LV 238: Deterrence and circumvention | Impossible victory | Lorgnette : The implosion of ECOWAS?

Letter from La Vigie, 20 March 2024

Deterrence and circumvention

The very nature of the war in Ukraine raises questions about the relationship between deterrence and conventional action. The search for a complete integration of military actions, through an approach based on physical environments and immaterial fields, paradoxically offers greater possibilities of circumventing deterrence at the lower end of the spectrum. This question of possible circumvention is becoming increasingly critical for the Atlantic Alliance, with the issues of credibility of resources and solidarity between Allies at stake in the run-up to the American elections.

Impossible victory

Victory may seem an obvious word, but it is fraught with pitfalls because it is so strongly influenced by history and the Western model of war. Yet the conflicts of the post-Cold War era and the most recent wars show how unsuitable this concept is. We need to rethink victory and see it as an illusion: other objectives need to be pursued.

Lorgnette: The implosion of ECOWAS ?

These are difficult times for the Economic Community of West African States (ECOWAS). This “sub-regional” organisation (as the African jargon puts it) brought together 15 members from West Africa and the Sahel, from Nigeria to Senegal and Niger (but without Mauritania, which left in 2000). Originally an economic organisation, at the end of the 1990s it added a security mission (creation of Ecomog). It tried its hand at crisis mediation (Mali 2013, Gambia 2017). From 2019, its members will be discussing a common currency to replace the CFA franc. In 2017, Morocco and Mauritania asked to join.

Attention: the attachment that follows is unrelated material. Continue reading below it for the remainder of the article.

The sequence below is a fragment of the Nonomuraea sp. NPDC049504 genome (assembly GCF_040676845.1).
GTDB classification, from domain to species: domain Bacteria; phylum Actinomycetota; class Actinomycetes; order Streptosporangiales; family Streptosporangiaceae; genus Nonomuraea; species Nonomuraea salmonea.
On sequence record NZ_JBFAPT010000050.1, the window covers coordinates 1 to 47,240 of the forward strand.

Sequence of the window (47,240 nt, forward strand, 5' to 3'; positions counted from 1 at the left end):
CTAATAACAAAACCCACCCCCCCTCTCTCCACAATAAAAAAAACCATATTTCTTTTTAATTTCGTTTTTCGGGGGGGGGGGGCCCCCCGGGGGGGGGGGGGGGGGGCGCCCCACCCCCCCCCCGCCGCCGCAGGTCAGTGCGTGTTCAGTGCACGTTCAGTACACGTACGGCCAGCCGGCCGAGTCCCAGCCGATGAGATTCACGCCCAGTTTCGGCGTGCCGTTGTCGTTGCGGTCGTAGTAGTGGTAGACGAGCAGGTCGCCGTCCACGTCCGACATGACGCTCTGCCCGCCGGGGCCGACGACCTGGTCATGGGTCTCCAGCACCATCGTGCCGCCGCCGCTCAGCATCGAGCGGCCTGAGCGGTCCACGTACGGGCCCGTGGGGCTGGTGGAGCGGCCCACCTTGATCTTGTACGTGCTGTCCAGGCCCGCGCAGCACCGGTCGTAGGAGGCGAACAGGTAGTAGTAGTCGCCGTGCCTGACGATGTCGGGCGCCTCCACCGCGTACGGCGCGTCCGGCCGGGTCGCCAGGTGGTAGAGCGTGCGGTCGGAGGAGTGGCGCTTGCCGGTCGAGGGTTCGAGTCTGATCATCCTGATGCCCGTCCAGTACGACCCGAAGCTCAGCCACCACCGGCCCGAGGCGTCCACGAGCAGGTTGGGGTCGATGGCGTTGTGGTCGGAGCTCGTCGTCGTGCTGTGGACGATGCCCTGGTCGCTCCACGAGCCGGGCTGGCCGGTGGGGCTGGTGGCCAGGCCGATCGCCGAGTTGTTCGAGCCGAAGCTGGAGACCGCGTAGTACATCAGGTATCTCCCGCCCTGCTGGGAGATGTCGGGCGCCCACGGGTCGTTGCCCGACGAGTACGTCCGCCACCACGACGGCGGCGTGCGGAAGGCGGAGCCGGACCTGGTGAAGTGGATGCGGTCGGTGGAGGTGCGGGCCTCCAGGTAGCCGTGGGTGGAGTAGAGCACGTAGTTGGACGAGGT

But coups d’état from 2021 onwards hampered the process. Mali and Guinea were suspended, followed by Burkina-Faso, while Niger saw its trade transactions excluded and some people spoke of military intervention by the organisation to reinstate President Bazoum. The split became even more pronounced in January 2024, when Burkina, Mali and Niger announced that they were leaving the organisation. The heart of the Sahel is moving away from the Gulf of Guinea. The future is uncertain, as if suspended.


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